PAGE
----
The REVEALING by SGBL platform give a voice to emerging talents, selected by a different curator every year, in the aim of offering them unmissable visibility, a privileged access to art professionals and collectors, as well as a unique occasion to interact with the public within a professionally scenographied space public at the heart of BEIRUT ART FAIR.
To celebrate ten years of BEIRUT ART FAIR,REVEALING by SGBL invited curator Rachel Dedman to selected an outstanding group of 10 emerging artists from the MENA region following an open call answered by over 400 applicants.
Rachel Dedman, curator of REVEALING by SGBL 2019
There is no unifying theme to the platform. However, each artist’s work reflects—and in many case addresses—the range of personal, political and socio-economic conditions in which we live today across the MENA region. In this sense, REVEALING by SGBL bears witness to some of the urgencies and issues governing society, and the interests shaping artistic practice. Hadi Fallahpisheh’s monumental, long-exposure photographs engage with the contemporary nature of news and its circulation, while making use of fundamental photographic techniques, and the performance of the body in the darkroom. Ieva Saudargaite Douaihi’s work addresses age-old questions about photography’s relationship to its referent, using sculpture to make image and object meet tangibly. For Maya-Ines Touam, photography is a site to play with the construction of identities: in her work, symbols of contemporary Algeria meet tropes of Western vanitas painting.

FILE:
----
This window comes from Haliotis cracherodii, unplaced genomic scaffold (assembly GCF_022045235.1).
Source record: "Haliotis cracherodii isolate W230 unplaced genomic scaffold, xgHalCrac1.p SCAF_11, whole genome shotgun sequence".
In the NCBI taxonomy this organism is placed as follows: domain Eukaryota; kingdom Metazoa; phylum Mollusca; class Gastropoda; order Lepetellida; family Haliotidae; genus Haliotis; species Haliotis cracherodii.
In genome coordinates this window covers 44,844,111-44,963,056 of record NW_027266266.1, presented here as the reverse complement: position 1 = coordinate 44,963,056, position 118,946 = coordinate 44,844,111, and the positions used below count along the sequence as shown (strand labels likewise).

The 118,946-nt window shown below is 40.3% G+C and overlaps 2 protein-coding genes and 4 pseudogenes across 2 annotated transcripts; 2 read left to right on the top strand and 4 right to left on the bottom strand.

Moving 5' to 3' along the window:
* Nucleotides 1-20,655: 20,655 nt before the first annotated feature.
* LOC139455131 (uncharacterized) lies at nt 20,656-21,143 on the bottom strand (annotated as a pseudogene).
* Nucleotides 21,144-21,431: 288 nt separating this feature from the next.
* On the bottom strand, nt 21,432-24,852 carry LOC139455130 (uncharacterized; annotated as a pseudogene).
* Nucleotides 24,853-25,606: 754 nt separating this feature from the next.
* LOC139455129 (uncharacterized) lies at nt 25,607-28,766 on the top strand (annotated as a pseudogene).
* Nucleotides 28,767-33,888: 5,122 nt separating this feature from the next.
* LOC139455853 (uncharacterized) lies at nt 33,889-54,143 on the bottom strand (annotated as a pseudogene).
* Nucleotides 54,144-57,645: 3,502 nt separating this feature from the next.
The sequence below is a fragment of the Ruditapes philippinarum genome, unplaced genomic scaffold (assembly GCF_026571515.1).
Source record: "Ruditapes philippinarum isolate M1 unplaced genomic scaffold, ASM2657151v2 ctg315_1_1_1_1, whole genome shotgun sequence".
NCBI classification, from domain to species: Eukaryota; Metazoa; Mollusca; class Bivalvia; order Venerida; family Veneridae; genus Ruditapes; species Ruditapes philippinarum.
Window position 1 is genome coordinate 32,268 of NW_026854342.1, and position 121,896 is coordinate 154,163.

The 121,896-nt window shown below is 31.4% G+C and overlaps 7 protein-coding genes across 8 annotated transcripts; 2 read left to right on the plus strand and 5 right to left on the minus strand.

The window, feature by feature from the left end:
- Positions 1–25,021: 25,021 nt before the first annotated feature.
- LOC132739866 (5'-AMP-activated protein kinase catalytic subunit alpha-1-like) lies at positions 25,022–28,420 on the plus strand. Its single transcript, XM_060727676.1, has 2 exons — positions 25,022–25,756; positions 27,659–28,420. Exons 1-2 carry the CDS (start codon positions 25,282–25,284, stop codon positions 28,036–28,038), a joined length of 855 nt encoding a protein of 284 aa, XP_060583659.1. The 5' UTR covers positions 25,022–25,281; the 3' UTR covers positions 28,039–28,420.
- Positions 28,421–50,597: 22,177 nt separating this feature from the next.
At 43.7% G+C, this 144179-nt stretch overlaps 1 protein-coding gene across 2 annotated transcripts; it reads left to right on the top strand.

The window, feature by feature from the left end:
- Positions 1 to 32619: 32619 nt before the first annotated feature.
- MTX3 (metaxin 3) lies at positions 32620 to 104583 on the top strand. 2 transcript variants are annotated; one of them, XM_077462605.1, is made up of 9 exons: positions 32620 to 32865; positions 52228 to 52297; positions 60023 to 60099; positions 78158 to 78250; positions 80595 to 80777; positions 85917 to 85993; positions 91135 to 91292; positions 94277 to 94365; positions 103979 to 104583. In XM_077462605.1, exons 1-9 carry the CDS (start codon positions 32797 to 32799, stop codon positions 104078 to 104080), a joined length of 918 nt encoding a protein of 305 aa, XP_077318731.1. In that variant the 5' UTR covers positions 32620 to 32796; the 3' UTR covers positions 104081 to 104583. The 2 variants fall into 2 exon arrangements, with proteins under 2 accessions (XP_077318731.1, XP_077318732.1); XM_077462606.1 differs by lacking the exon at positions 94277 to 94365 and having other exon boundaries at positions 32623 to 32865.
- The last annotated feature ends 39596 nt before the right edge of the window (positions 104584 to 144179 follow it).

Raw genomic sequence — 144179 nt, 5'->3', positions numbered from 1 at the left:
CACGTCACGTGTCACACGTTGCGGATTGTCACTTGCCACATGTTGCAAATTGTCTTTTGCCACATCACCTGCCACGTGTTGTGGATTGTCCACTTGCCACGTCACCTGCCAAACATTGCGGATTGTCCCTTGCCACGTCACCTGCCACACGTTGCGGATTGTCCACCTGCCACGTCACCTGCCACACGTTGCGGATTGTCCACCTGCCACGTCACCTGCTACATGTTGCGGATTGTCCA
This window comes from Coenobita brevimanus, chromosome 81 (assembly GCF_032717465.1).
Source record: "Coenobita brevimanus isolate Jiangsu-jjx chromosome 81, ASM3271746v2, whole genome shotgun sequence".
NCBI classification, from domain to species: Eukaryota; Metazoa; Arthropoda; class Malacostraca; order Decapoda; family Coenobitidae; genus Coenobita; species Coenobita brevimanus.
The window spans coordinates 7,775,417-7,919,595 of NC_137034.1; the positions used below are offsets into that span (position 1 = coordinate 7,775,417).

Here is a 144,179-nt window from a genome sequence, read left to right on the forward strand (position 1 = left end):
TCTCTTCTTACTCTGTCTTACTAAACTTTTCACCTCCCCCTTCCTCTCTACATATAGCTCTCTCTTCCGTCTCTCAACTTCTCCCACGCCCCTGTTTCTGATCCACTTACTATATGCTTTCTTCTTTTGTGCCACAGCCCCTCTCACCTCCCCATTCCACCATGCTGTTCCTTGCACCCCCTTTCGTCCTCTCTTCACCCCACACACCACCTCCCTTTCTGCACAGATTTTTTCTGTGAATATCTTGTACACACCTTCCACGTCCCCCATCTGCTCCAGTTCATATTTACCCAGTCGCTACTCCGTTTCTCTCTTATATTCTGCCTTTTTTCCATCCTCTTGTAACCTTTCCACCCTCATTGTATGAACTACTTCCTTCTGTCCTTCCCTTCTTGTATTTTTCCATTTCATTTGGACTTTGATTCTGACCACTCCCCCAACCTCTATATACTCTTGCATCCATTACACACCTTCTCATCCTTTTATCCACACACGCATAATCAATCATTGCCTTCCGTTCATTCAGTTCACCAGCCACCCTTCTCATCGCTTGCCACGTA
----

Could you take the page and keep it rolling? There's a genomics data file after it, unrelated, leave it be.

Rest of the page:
Ghita Skali’s video work explores tensions between nature and technology in the service of surveillance in Morocco, while Nadim Choufi examines how sexuality and identity are mediated through technology, at the intersection of the human and the digital. Notions of national identity are pursued through the tactility of embroidery by Cristiana de Marchi, while Yusef Audeh and Balsam Abo Zour use painting to interrogate the mundane and the dark, the occupation and the allegory. Hussein Nassereddine’s graphic work explores the intimate histories of Arabic literature; while Lynn Kodeih considers the political potential latent in familiar landscapes.”
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